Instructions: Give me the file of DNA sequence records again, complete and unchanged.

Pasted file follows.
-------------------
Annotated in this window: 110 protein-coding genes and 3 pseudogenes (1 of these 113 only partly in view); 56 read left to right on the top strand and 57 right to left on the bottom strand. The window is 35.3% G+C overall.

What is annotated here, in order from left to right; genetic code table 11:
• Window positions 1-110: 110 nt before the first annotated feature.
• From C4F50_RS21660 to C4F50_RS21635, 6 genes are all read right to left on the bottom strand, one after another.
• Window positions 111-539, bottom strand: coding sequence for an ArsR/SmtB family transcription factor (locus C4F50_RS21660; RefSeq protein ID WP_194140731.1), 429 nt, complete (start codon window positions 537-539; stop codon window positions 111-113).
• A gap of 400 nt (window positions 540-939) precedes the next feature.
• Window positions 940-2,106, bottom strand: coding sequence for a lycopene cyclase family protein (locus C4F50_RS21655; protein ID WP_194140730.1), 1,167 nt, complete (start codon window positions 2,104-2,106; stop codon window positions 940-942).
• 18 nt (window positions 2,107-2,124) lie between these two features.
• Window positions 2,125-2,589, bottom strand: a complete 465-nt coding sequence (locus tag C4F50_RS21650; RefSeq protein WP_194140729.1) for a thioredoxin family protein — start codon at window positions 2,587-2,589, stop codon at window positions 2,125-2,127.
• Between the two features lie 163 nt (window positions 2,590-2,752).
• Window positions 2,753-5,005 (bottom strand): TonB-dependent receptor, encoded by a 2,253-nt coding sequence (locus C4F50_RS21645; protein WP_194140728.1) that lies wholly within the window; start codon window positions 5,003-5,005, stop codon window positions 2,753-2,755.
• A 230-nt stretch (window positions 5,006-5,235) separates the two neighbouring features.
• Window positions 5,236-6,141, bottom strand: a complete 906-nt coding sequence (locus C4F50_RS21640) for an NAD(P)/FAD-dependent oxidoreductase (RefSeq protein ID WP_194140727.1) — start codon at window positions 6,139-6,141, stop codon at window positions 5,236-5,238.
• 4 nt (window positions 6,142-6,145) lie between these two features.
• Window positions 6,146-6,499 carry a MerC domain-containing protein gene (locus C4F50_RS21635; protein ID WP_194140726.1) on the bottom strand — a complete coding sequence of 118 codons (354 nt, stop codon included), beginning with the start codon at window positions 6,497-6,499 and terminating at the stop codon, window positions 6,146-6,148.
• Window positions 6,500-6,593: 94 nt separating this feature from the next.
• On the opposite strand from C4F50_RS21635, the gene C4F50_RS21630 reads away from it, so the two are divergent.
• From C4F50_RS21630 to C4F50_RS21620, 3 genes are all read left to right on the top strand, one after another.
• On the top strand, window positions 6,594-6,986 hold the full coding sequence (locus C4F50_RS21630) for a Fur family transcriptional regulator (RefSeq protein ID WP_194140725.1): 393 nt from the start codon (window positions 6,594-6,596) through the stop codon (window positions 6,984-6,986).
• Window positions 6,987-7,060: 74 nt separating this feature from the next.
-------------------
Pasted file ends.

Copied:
Annotated in this window: 110 protein-coding genes and 3 pseudogenes (1 of these 113 only partly in view); 56 read left to right on the top strand and 57 right to left on the bottom strand. The window is 35.3% G+C overall.

What is annotated here, in order from left to right; genetic code table 11:
• Window positions 1-110: 110 nt before the first annotated feature.
• From C4F50_RS21660 to C4F50_RS21635, 6 genes are all read right to left on the bottom strand, one after another.
• Window positions 111-539, bottom strand: coding sequence for an ArsR/SmtB family transcription factor (locus C4F50_RS21660; RefSeq protein ID WP_194140731.1), 429 nt, complete (start codon window positions 537-539; stop codon window positions 111-113).
• A gap of 400 nt (window positions 540-939) precedes the next feature.
• Window positions 940-2,106, bottom strand: coding sequence for a lycopene cyclase family protein (locus C4F50_RS21655; protein ID WP_194140730.1), 1,167 nt, complete (start codon window positions 2,104-2,106; stop codon window positions 940-942).
• 18 nt (window positions 2,107-2,124) lie between these two features.
• Window positions 2,125-2,589, bottom strand: a complete 465-nt coding sequence (locus tag C4F50_RS21650; RefSeq protein WP_194140729.1) for a thioredoxin family protein — start codon at window positions 2,587-2,589, stop codon at window positions 2,125-2,127.
• Between the two features lie 163 nt (window positions 2,590-2,752).
• Window positions 2,753-5,005 (bottom strand): TonB-dependent receptor, encoded by a 2,253-nt coding sequence (locus C4F50_RS21645; protein WP_194140728.1) that lies wholly within the window; start codon window positions 5,003-5,005, stop codon window positions 2,753-2,755.
• A 230-nt stretch (window positions 5,006-5,235) separates the two neighbouring features.
• Window positions 5,236-6,141, bottom strand: a complete 906-nt coding sequence (locus C4F50_RS21640) for an NAD(P)/FAD-dependent oxidoreductase (RefSeq protein ID WP_194140727.1) — start codon at window positions 6,139-6,141, stop codon at window positions 5,236-5,238.
• 4 nt (window positions 6,142-6,145) lie between these two features.
• Window positions 6,146-6,499 carry a MerC domain-containing protein gene (locus C4F50_RS21635; protein ID WP_194140726.1) on the bottom strand — a complete coding sequence of 118 codons (354 nt, stop codon included), beginning with the start codon at window positions 6,497-6,499 and terminating at the stop codon, window positions 6,146-6,148.
• Window positions 6,500-6,593: 94 nt separating this feature from the next.
• On the opposite strand from C4F50_RS21635, the gene C4F50_RS21630 reads away from it, so the two are divergent.
• From C4F50_RS21630 to C4F50_RS21620, 3 genes are all read left to right on the top strand, one after another.
• On the top strand, window positions 6,594-6,986 hold the full coding sequence (locus C4F50_RS21630) for a Fur family transcriptional regulator (RefSeq protein ID WP_194140725.1): 393 nt from the start codon (window positions 6,594-6,596) through the stop codon (window positions 6,984-6,986).
• Window positions 6,987-7,060: 74 nt separating this feature from the next.